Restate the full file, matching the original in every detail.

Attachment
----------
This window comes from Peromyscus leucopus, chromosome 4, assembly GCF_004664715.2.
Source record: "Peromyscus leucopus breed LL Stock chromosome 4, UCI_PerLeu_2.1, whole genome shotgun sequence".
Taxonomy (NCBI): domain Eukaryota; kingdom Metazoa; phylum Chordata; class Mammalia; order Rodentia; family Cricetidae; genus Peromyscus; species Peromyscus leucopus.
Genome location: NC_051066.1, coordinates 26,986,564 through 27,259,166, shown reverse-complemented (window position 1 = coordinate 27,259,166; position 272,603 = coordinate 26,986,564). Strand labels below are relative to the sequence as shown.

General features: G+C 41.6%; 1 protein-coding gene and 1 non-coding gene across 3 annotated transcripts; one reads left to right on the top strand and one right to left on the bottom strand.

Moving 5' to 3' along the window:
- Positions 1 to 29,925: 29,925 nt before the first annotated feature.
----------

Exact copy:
This window comes from Peromyscus leucopus, chromosome 4, assembly GCF_004664715.2.
Source record: "Peromyscus leucopus breed LL Stock chromosome 4, UCI_PerLeu_2.1, whole genome shotgun sequence".
Taxonomy (NCBI): domain Eukaryota; kingdom Metazoa; phylum Chordata; class Mammalia; order Rodentia; family Cricetidae; genus Peromyscus; species Peromyscus leucopus.
Genome location: NC_051066.1, coordinates 26,986,564 through 27,259,166, shown reverse-complemented (window position 1 = coordinate 27,259,166; position 272,603 = coordinate 26,986,564). Strand labels below are relative to the sequence as shown.

General features: G+C 41.6%; 1 protein-coding gene and 1 non-coding gene across 3 annotated transcripts; one reads left to right on the top strand and one right to left on the bottom strand.

Moving 5' to 3' along the window:
- Positions 1 to 29,925: 29,925 nt before the first annotated feature.